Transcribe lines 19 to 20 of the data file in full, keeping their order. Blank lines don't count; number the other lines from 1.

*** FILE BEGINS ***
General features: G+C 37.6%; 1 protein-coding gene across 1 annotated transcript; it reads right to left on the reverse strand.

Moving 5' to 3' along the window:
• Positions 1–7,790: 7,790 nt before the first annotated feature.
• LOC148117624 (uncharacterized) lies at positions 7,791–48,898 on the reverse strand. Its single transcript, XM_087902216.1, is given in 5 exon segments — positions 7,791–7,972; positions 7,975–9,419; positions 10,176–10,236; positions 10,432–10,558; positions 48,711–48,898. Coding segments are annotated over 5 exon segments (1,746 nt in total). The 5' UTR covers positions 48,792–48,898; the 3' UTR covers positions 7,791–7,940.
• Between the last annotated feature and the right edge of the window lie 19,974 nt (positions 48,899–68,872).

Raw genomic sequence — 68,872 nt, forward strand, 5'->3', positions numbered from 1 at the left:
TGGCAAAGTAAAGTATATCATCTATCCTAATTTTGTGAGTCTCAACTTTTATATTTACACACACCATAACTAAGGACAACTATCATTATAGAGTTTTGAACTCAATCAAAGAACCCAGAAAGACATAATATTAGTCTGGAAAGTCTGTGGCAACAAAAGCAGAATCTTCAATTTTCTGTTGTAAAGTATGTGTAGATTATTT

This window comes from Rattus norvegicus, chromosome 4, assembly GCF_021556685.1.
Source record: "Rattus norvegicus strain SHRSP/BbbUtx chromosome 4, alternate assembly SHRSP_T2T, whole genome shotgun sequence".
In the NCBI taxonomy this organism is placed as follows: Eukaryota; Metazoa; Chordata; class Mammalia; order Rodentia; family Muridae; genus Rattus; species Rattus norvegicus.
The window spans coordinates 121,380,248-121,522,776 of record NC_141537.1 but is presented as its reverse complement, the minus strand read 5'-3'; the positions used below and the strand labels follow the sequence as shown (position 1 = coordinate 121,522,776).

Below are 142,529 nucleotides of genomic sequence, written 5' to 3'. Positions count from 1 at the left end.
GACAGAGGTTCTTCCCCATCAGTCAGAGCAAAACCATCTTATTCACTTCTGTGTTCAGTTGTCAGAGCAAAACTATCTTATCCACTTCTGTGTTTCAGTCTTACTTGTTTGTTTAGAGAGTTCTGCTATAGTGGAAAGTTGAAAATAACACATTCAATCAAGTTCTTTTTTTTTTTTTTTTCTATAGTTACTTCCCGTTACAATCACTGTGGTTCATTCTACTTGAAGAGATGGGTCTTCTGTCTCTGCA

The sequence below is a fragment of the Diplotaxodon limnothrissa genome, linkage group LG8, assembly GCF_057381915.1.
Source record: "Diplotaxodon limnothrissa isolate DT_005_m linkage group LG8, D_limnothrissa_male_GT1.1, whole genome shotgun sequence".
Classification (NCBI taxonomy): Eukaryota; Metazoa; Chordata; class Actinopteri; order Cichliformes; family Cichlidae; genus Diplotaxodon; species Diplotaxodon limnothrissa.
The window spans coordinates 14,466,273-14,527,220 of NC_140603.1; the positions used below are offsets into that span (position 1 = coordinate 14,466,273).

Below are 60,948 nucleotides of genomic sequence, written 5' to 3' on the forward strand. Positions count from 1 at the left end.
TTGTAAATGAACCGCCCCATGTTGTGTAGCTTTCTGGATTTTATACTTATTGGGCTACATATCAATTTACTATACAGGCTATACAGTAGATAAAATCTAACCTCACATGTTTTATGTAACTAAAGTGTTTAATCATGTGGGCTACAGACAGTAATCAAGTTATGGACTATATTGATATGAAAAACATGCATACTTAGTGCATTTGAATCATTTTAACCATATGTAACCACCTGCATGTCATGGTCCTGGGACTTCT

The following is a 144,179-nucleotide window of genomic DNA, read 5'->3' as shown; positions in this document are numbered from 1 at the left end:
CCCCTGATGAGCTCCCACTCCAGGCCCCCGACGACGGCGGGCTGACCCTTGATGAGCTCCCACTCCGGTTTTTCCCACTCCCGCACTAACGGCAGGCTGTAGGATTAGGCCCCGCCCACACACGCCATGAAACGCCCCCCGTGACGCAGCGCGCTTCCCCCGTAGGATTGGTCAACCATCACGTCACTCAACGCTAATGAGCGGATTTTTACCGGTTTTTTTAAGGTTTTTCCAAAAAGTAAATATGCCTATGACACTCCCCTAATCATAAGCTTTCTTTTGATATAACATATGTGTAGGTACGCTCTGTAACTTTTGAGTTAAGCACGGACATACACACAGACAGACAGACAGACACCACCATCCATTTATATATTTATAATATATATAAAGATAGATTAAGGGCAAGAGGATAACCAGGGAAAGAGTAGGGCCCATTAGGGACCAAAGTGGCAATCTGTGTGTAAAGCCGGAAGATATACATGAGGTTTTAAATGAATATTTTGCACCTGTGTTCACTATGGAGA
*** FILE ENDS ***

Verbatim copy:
TTGTAAATGAACCGCCCCATGTTGTGTAGCTTTCTGGATTTTATACTTATTGGGCTACATATCAATTTACTATACAGGCTATACAGTAGATAAAATCTAACCTCACATGTTTTATGTAACTAAAGTGTTTAATCATGTGGGCTACAGACAGTAATCAAGTTATGGACTATATTGATATGAAAAACATGCATACTTAGTGCATTTGAATCATTTTAACCATATGTAACCACCTGCATGTCATGGTCCTGGGACTTCT

The following is a 144,179-nucleotide window of genomic DNA, read 5'->3' as shown; positions in this document are numbered from 1 at the left end: